AIDS 2012As momentum builds for an advocacy effort that pools resources, information and expertise in order to curtail—and eventually end—the HIV epidemic, one group feels like they may be left behind: youth. Young people around the world face singular challenges in the changing HIV epidemic yet, more often than not, feel ignored by the adults at the table. Youth leaders from around the world gathered Monday, July 23, at a session during the XIX International AIDS Conference (AIDS 2012) to answer one question:  What can youth leaders contribute to the expert work being done around the globe?

A Different Perspective

According to Shavon Davis, a youth leader from Jamaica, teens and young adults have a very different life than what others might imagine, filled with different barriers, notably homelessness, violence, and unplanned pregnancies. And teens in her country, like teens across the world, have a different view on HIV.

“There was a time when HIV was seen as a matter of most concern,” Davis said. “It seems those days are behind us. Nowadays many young people see themselves as untouchable as far is HIV is concerned. The truth is that young people in my community are more worked up about early pregnancy than HIV.”

And though safe sex and HIV prevention campaigns surround youth around the world, their message has been muted.

“I think many things that are being done have been done for a long time without a fresh approach,” Davis said. “We have become comfortable and other issues have taken priority.”

So how can prevention and advocacy efforts reach youth?

Davis suggest that instead of trying to instill a sense of urgency or emergency about the HIV epidemic, prevention efforts should instead embody a whole-person or holistic approach. Instead of talking at youth, she said, efforts should center around building a space where youth can talk among themselves, sharing information and stories, leaning on each other when necessary. Such initiatives, she added, should take a look outside of sexual behavior and into a youth’s whole life, including job training and social issues.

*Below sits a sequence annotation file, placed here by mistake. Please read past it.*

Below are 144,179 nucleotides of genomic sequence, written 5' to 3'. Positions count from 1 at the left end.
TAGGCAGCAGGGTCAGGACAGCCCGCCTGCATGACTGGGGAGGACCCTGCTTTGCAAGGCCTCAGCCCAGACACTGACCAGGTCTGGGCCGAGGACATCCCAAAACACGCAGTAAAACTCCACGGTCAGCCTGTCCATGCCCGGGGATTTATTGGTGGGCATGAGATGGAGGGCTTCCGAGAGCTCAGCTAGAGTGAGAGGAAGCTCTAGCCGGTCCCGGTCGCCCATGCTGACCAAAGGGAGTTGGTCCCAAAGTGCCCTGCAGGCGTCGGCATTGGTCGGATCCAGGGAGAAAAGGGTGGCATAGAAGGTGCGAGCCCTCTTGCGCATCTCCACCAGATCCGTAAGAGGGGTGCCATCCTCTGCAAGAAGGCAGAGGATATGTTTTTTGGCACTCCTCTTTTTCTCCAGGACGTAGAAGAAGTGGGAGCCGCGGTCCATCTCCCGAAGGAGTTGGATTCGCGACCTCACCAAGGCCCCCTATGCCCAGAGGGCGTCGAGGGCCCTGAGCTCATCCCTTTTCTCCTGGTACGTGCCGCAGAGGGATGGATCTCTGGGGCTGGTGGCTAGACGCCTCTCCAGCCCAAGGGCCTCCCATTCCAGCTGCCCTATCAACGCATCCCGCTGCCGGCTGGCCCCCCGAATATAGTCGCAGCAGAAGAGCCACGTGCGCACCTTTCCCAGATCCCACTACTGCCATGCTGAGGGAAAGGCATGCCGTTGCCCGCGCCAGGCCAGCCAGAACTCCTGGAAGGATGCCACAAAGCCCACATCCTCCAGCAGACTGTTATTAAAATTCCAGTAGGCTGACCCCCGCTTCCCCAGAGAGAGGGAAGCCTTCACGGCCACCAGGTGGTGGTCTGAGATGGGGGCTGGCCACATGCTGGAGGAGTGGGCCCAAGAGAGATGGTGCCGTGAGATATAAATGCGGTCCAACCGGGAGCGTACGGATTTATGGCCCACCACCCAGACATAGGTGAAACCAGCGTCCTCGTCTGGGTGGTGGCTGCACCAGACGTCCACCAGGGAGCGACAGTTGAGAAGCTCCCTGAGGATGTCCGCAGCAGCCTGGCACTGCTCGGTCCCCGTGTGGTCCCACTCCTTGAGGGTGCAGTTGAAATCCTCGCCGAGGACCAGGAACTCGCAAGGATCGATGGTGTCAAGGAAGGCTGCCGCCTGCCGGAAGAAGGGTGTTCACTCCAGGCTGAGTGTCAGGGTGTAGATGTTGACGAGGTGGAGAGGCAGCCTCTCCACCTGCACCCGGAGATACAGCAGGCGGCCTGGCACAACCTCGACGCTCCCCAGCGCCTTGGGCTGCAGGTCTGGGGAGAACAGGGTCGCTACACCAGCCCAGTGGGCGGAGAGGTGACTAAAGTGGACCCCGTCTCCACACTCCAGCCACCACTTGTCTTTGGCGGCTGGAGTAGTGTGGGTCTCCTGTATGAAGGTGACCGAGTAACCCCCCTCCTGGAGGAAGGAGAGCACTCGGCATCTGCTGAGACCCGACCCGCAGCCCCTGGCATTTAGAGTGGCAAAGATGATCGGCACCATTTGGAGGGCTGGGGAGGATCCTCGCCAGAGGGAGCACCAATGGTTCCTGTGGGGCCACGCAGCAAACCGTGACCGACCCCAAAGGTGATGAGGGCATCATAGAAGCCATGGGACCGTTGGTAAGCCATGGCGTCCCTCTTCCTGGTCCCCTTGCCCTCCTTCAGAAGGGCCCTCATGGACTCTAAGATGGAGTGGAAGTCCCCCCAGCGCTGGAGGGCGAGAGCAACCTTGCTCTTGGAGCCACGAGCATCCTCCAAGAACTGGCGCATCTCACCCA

“To focus on HIV alone is not enough,” Davis said.

A New Partnership

Youth leaders are prepared to offer a brand new type of partnership to established advocates. According to Phillip Palmos, the executive director of the Youth AIDS Filipinas Alliance, it’s time to join forces.

“The issue of the generation gap has long been acknowledged,” Palmos said. “Of who should approach or who is afraid of who is a tale as old as time, we are entering the phase where the two parties should entice each other to come aboard.”

According to Palmos, what youth advocates are doing is trying to break cultural and social stigma and use new and powerful messages to reach otherwise high-risk groups. But those efforts should be coupled with wise leadership.

“One thing that cannot be taken away from young people is their hunger to try different things,” Palmos said. “We need our wiser counterparts to help us and to be on our side as were now ready to take up the challenge in leading the response the way forward.”

Equality and Access

According to Samuel Kissi, a member of the Youth coalition for Sexual and Reproductive Rights and part of the Curious Mind Broadcast in Accra, Ghana, what youth leaders need is equality.

In order to be effective leaders, Kissi said, youth leaders must feel like they are equal to other advocates.

“We spend so much time asking for a seat at the table, wasting time and energy asking to be let in, that when we get to the table we often forget what we’re asking for,” Kissi said. “And in the times we are invited and our input is sought, it’s not given the weight it deserves.”

He also highlighted the need to invest in today’s youth so they could be tomorrow’s leaders.

“We need capacity building,” Kissi said. “We need to invest in building young people’s skills so that they can learn how to effectively contribute, how organizations can work and how to get and use investments.”

Finally, Kissi highlighted the need for institutions to build in mechanisms in which young allies can partner up and work with established institutions to get new messages out to youth.